Tax Implications of Dividing Assets in Monmouth County
When a couple decides to end their marriage, one of their first questions or arguments is who is going to get what asset. Couples will often fight over who gets the house, the cars, who will pay what debt and can even go as far as who gets the dog. However, while a couple may viciously fight over who gets what, they often do not think of the tax implications that go along with dividing their marital assets.
Even with a very thorough and complex divorce settlement, it is important that a person considers the tax implications of dividing their assets in Monmouth County. While most people will think of an accountant when they think of taxes, however, it is critical to have a lawyer who is familiar with the tax implications that accompany a divorce.
A lawyer can help address financial concerns, can negotiate financial issues, can help assess asset values, and can help you consider the tax implications of dividing assets. Contact an experienced divorce lawyer today to discuss your divorce and to learn more about the tax implications of dividing assets in Monmouth County.Dividing Marital Property In New Jersey, in any divorce action, the court may make an award to the parties "to effectuate an equitable distribution of the property, both real and personal, which was legally and beneficially acquired by them or either of them during the marriage.
In New Jersey, when a couple marries, absent certain exceptions, everything that a couple buys is considered to be owned by both spouses. Examples of marital property can include:
In addition to the tax implications of dividing assets in Monmouth County, when a couple incurs liabilities, these debts can be included as marital property and may carry tax implications as well. The following are some liabilities, which may carry tax implications:
In New Jersey, it does not necessarily matter whose name is on a car title or on a mortgage when it comes to dividing assets. In a divorce, a judge may order, or perhaps it is stated in a divorce settlement agreement that one spouse will transfer title to the other spouse.
Normally, this would mean that this transfer is subject to tax, however, Section 1041 of the IRS Taxation code provides that in a divorce transferring property between spouses incident to a divorce is not taxable.Retirement Plans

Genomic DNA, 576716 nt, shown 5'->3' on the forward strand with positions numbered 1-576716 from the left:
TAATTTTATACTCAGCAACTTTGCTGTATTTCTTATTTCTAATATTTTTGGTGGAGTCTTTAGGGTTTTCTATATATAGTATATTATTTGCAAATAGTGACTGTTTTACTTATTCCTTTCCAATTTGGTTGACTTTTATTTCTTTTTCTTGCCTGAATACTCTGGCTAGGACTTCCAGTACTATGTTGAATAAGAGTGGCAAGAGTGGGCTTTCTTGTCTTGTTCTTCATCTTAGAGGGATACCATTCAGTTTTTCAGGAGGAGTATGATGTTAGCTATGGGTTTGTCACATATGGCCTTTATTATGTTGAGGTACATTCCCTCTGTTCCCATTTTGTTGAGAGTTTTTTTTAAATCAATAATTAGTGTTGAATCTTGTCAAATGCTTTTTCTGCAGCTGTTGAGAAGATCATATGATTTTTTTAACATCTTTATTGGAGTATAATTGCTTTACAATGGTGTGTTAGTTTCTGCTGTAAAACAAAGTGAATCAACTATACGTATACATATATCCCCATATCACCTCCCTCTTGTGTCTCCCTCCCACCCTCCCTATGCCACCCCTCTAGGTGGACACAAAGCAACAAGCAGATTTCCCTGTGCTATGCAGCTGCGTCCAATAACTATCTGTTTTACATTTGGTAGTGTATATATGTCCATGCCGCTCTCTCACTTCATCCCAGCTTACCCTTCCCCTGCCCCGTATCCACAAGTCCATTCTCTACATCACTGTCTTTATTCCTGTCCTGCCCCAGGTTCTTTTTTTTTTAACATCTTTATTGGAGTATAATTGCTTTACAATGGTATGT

An important tax implication of dividing assets in Monmouth County includes retirement accounts such as 401(k) accounts or Individual Retirement Accounts (IRA’s). When a couple is married the money that each spouse contributes to their own retirement account will be subject to equitable distribution in the event of a divorce.
However, in order to properly transfer retirements accounts, the parties will need a qualified domestic relations order, which will be discussed before, in order to transfer the accounts between spouses.
When a retirement plan is transferred from one spouse to the other, the spouse who is receiving the payments will then be taxed on the account, and in addition, early penalty fees may apply to one or both spouses.Qualified Domestic Relations Orders (QDROs)
A QDRO is a special legal order that allows for one spouse 401(k) or pensions to be transferred or distributed to a nonemployee spouse in the event of a divorce.
A QDRO offers spouses an opportunity to carefully consider tax obligations and offers spouses a full opportunity to consider all the implications of dividing retirement packages.
When a QDRO is properly and carefully created, it can allow a spouse to avoid penalties for withdrawing money from accounts prior to their retirement age and can help clearly delineate tax obligations on both spouses.Contact a Divorce Attorney
Taxes are incredibly complicated and it is easy for a couple to overlook very real tax implications of dividing assets in Monmouth County during a divorce. However, there are lawful ways that allow for a couple to divide their marital property without violating tax laws.
A Monmouth County divorce lawyer can help couples consider their assets, draft divorce agreements and qualified domestic relations orders, and can help clarify the complicated tax implications that often accompany a divorce.